Plan to increase Chinese tourists hits roadblock with only few Mandarin-speaking guides | india news | Hindustan Times
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Plan to increase Chinese tourists hits roadblock with only few Mandarin-speaking guides

The Indian Tour Operators Association, Tourist Guide Federation of India, and senior ministry officials agree that India’s supply of Mandarin guides falls short of the required strength.

india Updated: Jun 03, 2018 07:22 IST
Jeevan Prakash Sharma
Jeevan Prakash Sharma
Hindustan Times, New Delhi
Chinese Cultural show,
Chinese Cultural show, "Bowl Dance", to celebrate Chinese New Year 2017 performance by Xinjiang Art Theatre song and Dance troupe, in New Delhi.(HT File Photo)

The tourism ministry’s ambitious plan to substantially increase the inflow of Chinese tourists into India from the current number of around 120,000 has run into a strange barrier: India has only 37 authorised guides conversant in Mandarin.

Acknowledging the challenge, KJ Alphons, minister of state for tourism, who recently visited China to woo tourists, said, “I don’t have enough number of people who speak Mandarin and we need to address the problem.”

The Indian Tour Operators Association, Tourist Guide Federation of India, and senior ministry officials agree that India’s supply of Mandarin guides falls short of the required strength.

Over the years, Chinese tourists have become an economic force all around the world. In 2017, 100 million Chinese made overseas trips as tourists according to the website of the country’s ministry of tourism. India receives a fraction of this.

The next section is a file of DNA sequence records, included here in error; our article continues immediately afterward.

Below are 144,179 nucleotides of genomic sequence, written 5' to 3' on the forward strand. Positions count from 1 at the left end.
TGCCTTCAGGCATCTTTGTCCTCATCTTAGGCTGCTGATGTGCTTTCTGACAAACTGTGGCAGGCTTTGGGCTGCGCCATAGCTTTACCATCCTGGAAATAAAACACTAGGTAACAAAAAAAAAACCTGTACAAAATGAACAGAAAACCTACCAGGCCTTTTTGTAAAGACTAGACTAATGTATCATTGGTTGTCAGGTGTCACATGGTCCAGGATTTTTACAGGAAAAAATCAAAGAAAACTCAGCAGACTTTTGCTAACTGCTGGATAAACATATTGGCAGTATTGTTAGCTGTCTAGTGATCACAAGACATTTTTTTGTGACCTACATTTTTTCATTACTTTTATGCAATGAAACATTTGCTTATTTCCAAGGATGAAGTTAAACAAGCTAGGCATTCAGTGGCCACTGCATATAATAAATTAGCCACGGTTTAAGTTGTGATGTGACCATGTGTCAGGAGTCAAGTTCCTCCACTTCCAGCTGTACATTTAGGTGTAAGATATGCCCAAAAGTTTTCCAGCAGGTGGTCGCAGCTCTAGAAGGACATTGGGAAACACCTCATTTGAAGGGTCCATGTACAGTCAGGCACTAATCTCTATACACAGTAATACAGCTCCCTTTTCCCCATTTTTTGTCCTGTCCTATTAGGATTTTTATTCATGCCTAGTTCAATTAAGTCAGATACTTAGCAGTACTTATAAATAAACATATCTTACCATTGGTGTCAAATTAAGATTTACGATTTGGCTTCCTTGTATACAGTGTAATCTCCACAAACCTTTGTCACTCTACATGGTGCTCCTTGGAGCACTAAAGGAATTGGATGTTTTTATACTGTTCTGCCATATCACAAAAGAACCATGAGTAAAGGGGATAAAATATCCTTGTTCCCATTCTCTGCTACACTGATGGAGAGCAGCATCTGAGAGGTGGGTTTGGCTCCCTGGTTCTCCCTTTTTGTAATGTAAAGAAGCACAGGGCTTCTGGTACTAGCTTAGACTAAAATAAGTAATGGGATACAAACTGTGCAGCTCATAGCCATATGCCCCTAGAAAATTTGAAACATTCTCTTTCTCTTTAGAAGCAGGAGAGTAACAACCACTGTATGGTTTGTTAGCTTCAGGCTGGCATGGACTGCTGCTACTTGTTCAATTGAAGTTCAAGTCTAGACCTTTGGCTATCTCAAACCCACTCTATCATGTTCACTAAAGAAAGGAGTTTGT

Indeed, including business travellers, India receives only 250,000 Chinese visitors on an average a year, around 2.7% of the total visitors it receives.

Most Chinese tourists do not speak English. Operators who exclusively deal with Chinese tourists say the crisis of Mandarin guides is most evident during the Chinese New Year, which falls in first quarter of the year.

Arun Anand, a veteran tour operator with offices in China and India, says operators have no option but to hire unauthorised guides. Tour operators say besides 37 licensed guides, there are around 300 guides conversant in Mandarin. The latter don’t fulfil the tourism ministry’s criteria to obtain a licence.

“Most unauthorised guides are not graduates, so they can’t sit for the written test conducted by the ministry. They only take short duration crash courses to speak Chinese,” says Chander Mohan Luthra, an authorised guide who has been working for the past 10 years.

However, some unauthorised guides are “good enough” to fill the vacuum during peak season.

“They are as good as the licensed ones but either they don’t have the required qualification or sometimes are not interested in getting their license renewed,” says Anand whose firm has been active since 1991.

Alphons admitted that learning Mandarin is difficult and has suggested that Indian tour operators should look to hire people proficient in the language from other countries and train them.

“China takes India as a important and potential tourism market. China and India are neighbouring countries, and both are big countries. There is great potential in tourism exchange and cooperation between us,” the spokesperson for China National Tourist Office in New Delhi said.

“I think it’s a big problem for the lack of mandarin guides in India, language is an obstacle for many Chinese tourists especially for the senior. The Chinese tourists in India also feel that Indian government should take measures in this,” the official added.